"Mr. V.'s comrades returned. and informed him that they had procured the boat and weights, and that all things were in readiness on their part. Morgan was told that all his remonstrances were idle, that die he must, and that soon, even before the morning light. The feelings of the husband and father were still strong within him, and he continued to plead on behalf of his family. They gave him one half hour to prepare for his 'inevitable fate.' They retired from the magazine and left him. "How Morgan passed that time,' says Mr. Valance, 'I cannot tell, but everything was quiet as the tomb within.' At the expiration of the allotted time, they entered the magazine, laid hold of their victim, 'bound his hands behind him, and placed a gag in his mouth.' They then led him forth to execution. 'A short time,' says this murderer, 'brought us to the boat, and we all entered it--Morgan being placed in the bow with myself, along side of him. My comrades took the oars, and the boat was rapidly forced out into the river. The night was pitch dark, we could scarcely see a yard before us and therefore was the time admirably adapted to our hellish purpose.' Having reached a proper distance from the shore, the oarsmen ceased their labors. The weights were all secured together by a strong cord, and another cord of equal strength, and of several yards in length, proceeded from that. 'This cord,' says Mr. V., 'I took in my hand [did not that hand tremble ?] and fastened it around the body of Morgan, just above his hips, using all my skill to make it fast, so that it would hold. Then, in a whisper, I bade the unhappy man to stand up, and after a momentary hesitation he complied with my order. He stood close to the head of the boat, and there was just length enough of rope from his person to the weights to prevent any strain, while he was standing. I then requested one of my associates to assist me in lifting the weights from the bottom to the side of the boat, while the others steadied her from the stern. This was done, and, as Morgan was standing with his back toward me, I approached him, and gave him a strong push with both my hands, which were placed on the middle of his back. He fell forward, carrying the weights with him, and the waters closed over the mass. We remained quiet for two or three minutes, when my companions, without saying a word, resumed their places, and rowed the boat to the place from which they had taken it.'"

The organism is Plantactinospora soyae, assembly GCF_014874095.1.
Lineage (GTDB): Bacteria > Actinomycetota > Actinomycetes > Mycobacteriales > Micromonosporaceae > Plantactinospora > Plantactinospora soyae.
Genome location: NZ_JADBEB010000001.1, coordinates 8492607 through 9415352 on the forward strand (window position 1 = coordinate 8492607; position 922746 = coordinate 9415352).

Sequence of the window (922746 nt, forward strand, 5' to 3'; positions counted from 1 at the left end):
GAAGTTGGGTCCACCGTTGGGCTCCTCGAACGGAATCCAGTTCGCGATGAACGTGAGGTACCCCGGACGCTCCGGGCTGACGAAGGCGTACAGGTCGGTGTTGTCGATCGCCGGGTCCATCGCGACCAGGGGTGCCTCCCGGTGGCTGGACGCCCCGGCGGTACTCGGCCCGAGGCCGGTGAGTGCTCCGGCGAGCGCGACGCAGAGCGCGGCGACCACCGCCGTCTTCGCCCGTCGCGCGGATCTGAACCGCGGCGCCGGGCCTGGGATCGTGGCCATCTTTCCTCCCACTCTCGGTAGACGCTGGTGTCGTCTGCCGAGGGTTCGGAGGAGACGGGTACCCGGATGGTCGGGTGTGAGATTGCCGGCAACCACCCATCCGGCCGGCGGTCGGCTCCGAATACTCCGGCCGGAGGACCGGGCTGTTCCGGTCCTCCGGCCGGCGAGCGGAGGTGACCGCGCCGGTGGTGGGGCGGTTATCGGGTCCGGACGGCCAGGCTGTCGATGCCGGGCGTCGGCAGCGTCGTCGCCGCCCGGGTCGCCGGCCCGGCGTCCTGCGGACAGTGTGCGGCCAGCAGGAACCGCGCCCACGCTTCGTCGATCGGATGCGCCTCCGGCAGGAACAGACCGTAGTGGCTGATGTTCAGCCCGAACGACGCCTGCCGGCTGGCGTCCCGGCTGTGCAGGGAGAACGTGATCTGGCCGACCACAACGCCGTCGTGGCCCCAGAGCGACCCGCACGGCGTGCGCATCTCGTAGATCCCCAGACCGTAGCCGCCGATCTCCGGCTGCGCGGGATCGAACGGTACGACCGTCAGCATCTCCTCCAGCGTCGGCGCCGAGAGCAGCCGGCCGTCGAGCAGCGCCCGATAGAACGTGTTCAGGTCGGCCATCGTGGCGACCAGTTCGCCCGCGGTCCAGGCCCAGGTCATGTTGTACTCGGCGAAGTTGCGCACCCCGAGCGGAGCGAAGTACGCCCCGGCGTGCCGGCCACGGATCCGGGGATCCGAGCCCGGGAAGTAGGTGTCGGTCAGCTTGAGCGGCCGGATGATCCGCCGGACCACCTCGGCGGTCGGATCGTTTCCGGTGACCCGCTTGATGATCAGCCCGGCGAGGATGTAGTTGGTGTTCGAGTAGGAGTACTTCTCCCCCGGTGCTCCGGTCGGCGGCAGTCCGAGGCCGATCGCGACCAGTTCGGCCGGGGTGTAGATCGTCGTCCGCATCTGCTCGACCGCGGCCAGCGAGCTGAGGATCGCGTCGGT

They also kidnapped Mr. Miller, the publisher; but the citizens of Batavia, finding it out, pursued the kidnappers, and finally rescued him.

The courts of justice found themselves entirely unable to make any headway against the wide-spread conspiracy that was formed among Masons in respect to this matter.

These are matters of record. It was found that they could do nothing with the courts, with the sheriffs, with the witnesses, or with the jurors; and all their efforts were for a time entirely impotent Indeed, they never were able to prove the murder of Morgan, and bring it home to the individuals who perpetrated it.

But Mr. Morgan had published Freemasonry to the world. The greatest pains were taken by Masons to cover up the transaction, and as far as possible to deceive the public in regard to the fact that Mr. Morgan had published Masonry as it really is.

Masons themselves, as is affirmed by the very best authority, published two spurious editions of Morgan's book, and circulated them as the true edition which Morgan had published. These editions were designed to deceive Masons who had never seen Morgan's edition, and thus to enable them to say that it was not a true revelation of Masonry.